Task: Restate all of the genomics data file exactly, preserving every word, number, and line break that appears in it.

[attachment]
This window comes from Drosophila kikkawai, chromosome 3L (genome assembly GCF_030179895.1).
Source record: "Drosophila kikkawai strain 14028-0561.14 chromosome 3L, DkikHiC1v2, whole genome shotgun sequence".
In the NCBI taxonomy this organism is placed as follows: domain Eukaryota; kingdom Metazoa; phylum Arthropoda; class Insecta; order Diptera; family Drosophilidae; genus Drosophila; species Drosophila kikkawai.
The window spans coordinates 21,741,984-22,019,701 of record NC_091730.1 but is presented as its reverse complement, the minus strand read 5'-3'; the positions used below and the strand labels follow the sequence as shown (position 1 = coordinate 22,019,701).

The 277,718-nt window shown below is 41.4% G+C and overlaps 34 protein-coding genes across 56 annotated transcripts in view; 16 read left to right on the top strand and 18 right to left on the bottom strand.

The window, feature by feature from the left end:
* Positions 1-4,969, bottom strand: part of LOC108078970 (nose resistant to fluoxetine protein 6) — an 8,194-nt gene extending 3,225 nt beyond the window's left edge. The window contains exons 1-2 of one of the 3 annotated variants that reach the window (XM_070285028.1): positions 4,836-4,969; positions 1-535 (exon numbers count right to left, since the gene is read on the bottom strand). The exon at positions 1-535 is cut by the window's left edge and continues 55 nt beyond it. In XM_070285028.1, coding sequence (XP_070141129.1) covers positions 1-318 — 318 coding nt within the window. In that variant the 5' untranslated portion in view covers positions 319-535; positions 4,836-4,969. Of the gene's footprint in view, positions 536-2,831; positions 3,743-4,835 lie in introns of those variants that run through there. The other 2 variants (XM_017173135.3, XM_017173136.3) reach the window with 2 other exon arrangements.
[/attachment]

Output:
This window comes from Drosophila kikkawai, chromosome 3L (genome assembly GCF_030179895.1).
Source record: "Drosophila kikkawai strain 14028-0561.14 chromosome 3L, DkikHiC1v2, whole genome shotgun sequence".
In the NCBI taxonomy this organism is placed as follows: domain Eukaryota; kingdom Metazoa; phylum Arthropoda; class Insecta; order Diptera; family Drosophilidae; genus Drosophila; species Drosophila kikkawai.
The window spans coordinates 21,741,984-22,019,701 of record NC_091730.1 but is presented as its reverse complement, the minus strand read 5'-3'; the positions used below and the strand labels follow the sequence as shown (position 1 = coordinate 22,019,701).

The 277,718-nt window shown below is 41.4% G+C and overlaps 34 protein-coding genes across 56 annotated transcripts in view; 16 read left to right on the top strand and 18 right to left on the bottom strand.

The window, feature by feature from the left end:
* Positions 1-4,969, bottom strand: part of LOC108078970 (nose resistant to fluoxetine protein 6) — an 8,194-nt gene extending 3,225 nt beyond the window's left edge. The window contains exons 1-2 of one of the 3 annotated variants that reach the window (XM_070285028.1): positions 4,836-4,969; positions 1-535 (exon numbers count right to left, since the gene is read on the bottom strand). The exon at positions 1-535 is cut by the window's left edge and continues 55 nt beyond it. In XM_070285028.1, coding sequence (XP_070141129.1) covers positions 1-318 — 318 coding nt within the window. In that variant the 5' untranslated portion in view covers positions 319-535; positions 4,836-4,969. Of the gene's footprint in view, positions 536-2,831; positions 3,743-4,835 lie in introns of those variants that run through there. The other 2 variants (XM_017173135.3, XM_017173136.3) reach the window with 2 other exon arrangements.